As we head closer to our very own Singapore Toy Game and Comic Convention (STGCC) coming our way at the end of August, it’s time to slip into full geek mode. And what better way than some short musings on the latest comic book shipment. This week we look at a couple of billionaire playboys turned superheroes from the Big Two, who also just happen to have their familiar origins turned upside down by their current creative teams. As always, look out for spoilers ahead!
Iron Man #14. First the new twist to Tony Stark’s origin. We are all familiar with the injured heart and how Stark built his first crude Iron Man armor in the terrorists’ cave etc. well, here’s what writer Kieron Gillen and artist Greg Land brought to the table.
In the current Secret Origin of Tony Stark storyline, we learn that the alien Rigellian Recorder 451 had Tony genetically engineered since birth so that as an adult he would be able operate a gigantic mechanical armor called the Godkiller and be like the vanguard of a whole new human galactic empire. It also explains why and how Stark was always able to come up with various tech inventions and Iron Man suits. It’s in his genes all this time!
So right now Stark, Recorder 451 and the alien bounty hunter Death’s Head are in space and inside the Godkiller armor which is actually as big as a skyscraper. It’s a fun read. At first, I wasn’t all that thrilled about this new element to the Iron Man mythos. Seeing Stark’s parents fight alien mobsters in Las Vegas (really) in the earlier issues was just a little too much for me. Now that the story and action has shifted to outer space and away from the slightly over the top Vegas flashback, it’s rather enjoyable in a straightforward, old-fashioned superhero kinda way.
Like I said, it’s a fun ride and since the whole plot about Stark out in space started from Iron Man issue #6, I suggest getting the earlier trades before this.
Green Arrow #23. Just as Gillen has added a whole new backstory about Stark’s dad blasting bad guys or aliens in Iron Man’s new origin, writer Jeff Lemire has done the same here with Oliver Queen aka Green Arrow.
Turns out that Oliver Queen’s father belonged to an ancient society of archers and the Green Arrow is really some legendary relic. Whoever possesses it, “possesses true enlightenment. Immortality even.” After Lemire took over the title from issue #17, I’m really enjoying this ride. It’s definitely a major improvement from the first 16 issues. He has added a ton of new elements to the Emerald Archer’s origin, some I like while others, I’m still not so sure.
In this latest issue, we meet the New 52 version of Shado while Queen who has recently lost his entire fortune now finds out he has a little stepsister, Count Vertigo gets to use some new funky powers and of cos lotsa people end up with arrows through them. We also got a glimpse of the New 52 version of martial artist superhero Richard Dragon who is a sight for sore eyes for old timers like me. My only gripe is that it appears that we are seeing a nasty trend of turning pre-New 52 good guys into current bad guys, like Mister E in the new Constantine series. I don’t like that.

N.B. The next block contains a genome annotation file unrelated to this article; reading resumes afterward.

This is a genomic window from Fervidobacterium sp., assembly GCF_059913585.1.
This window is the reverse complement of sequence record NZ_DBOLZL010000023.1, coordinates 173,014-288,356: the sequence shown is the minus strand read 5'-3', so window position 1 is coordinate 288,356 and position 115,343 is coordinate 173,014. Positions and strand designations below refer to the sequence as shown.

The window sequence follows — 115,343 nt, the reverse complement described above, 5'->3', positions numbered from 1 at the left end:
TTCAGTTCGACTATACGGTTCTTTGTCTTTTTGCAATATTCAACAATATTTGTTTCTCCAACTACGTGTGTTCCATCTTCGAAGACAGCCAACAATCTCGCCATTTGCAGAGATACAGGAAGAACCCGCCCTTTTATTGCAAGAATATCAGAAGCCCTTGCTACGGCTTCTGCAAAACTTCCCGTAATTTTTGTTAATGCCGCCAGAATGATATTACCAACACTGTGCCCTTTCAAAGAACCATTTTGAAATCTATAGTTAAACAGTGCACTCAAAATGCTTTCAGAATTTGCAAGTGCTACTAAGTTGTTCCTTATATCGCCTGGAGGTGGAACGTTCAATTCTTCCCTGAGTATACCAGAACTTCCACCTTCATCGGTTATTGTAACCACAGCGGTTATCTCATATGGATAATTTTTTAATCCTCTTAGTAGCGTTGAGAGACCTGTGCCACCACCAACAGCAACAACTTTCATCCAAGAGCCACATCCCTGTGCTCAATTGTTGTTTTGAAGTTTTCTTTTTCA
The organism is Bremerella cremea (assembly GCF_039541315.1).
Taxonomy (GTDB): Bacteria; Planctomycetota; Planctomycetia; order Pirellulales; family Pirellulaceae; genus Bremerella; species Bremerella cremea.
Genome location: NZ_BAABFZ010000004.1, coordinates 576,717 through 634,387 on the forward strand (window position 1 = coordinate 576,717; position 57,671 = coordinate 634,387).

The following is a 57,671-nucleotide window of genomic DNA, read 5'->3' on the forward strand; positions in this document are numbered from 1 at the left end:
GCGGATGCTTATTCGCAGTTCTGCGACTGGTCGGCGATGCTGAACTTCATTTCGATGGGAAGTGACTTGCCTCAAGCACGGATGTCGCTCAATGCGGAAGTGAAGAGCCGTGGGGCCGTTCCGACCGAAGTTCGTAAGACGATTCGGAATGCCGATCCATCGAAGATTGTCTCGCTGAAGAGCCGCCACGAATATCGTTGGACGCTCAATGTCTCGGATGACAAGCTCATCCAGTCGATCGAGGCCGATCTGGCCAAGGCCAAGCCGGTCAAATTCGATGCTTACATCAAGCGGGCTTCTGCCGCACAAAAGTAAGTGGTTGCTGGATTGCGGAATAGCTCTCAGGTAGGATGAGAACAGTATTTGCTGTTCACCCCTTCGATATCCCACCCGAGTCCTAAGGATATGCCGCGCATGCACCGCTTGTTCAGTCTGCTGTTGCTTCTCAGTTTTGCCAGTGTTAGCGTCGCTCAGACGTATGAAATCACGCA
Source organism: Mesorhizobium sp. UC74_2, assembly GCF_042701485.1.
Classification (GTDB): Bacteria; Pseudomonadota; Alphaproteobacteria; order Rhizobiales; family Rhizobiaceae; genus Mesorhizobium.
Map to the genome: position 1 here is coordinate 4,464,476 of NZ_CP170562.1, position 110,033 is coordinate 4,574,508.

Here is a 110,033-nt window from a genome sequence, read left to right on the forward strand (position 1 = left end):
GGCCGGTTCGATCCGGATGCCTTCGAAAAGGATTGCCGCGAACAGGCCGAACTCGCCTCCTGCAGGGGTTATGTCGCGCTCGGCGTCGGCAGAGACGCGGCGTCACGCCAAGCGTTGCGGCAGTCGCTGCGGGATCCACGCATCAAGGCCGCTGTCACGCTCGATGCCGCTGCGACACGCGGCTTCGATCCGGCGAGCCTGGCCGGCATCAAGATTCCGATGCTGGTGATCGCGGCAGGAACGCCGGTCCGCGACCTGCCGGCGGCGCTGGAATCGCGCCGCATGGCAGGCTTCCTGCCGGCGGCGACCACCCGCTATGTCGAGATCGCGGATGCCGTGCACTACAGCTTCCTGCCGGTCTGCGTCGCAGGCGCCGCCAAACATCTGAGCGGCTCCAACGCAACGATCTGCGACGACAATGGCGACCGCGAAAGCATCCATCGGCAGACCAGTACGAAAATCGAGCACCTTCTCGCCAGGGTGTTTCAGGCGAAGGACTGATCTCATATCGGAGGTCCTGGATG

The art by Italian artist Andrea Sorrentino is simply superb. I have gushed about his work in I, Vampire and it’s great to see his unique style back in the spotlight. A little dark and moody but it suits the story. His layouts and individual panels are also just amazing as they tend capture your gaze for more than a few seconds even after you have finished the dialogue. You’ll really just wanna admire his work here.
Like Iron Man, I would recommend waiting for the trades too or look for issue #17 onwards. There are a lot of things going on here and it looks like the story continues in Count Vertigo’s very own issue #1 before returning here in two months. Sad to say, as far as I’m concerned there aren’t many good titles coming out of DC Comics right now but this is one of the better ones so don’t miss it.
Uncanny #1 and #2. Hey, a big shout out to Andy Diggle’s Uncanny #1 and #2 with art by Aaron Campbell. It’s called “Season of Hungry Ghosts” and what better time to take a quick look than right now at the start of this year’s Hungry Ghost Festival.
This was the story that Diggle said he was thinking about when he was here for last year’s STGCC during the Hungry Ghost Festival. It’s a super-powered crime story but without the spandex. The story centres on Weaver, a con man who has the ability to borrow a person’s skills and memories for a limited time. Things take a wrong turn after he tries to con the wrong mobster at the very familiar Marina Bay Sands casino. There’s no shortage of action or intrigue here, and the pacing is fast and good. We slowly get to see Weaver evolve as the plot advances and that’s good enough to make me come back for more.
But don’t expect any ghosts to show up despite what the title says as Diggle explains to Comic Book Resources, “The gates of Hell open up and the spirits of the dead are free to prowl the Earth. People leave offerings of money and food outside their doors to keep the ghosts off their backs. But it’s all fake — toy money, cardboard gold. I thought that was a pretty good metaphor for Weaver’s sham lifestyle.”
Which kinda got me thinking, what if Diggle visited our island during the Mooncake Festival? I think the traditional mooncake could be an excellent metaphor for a sham, the outside is yummy sweet until you bite on that salted egg in the middle. For the newbie, it’s like WTF?!? I can call that a sham too!!!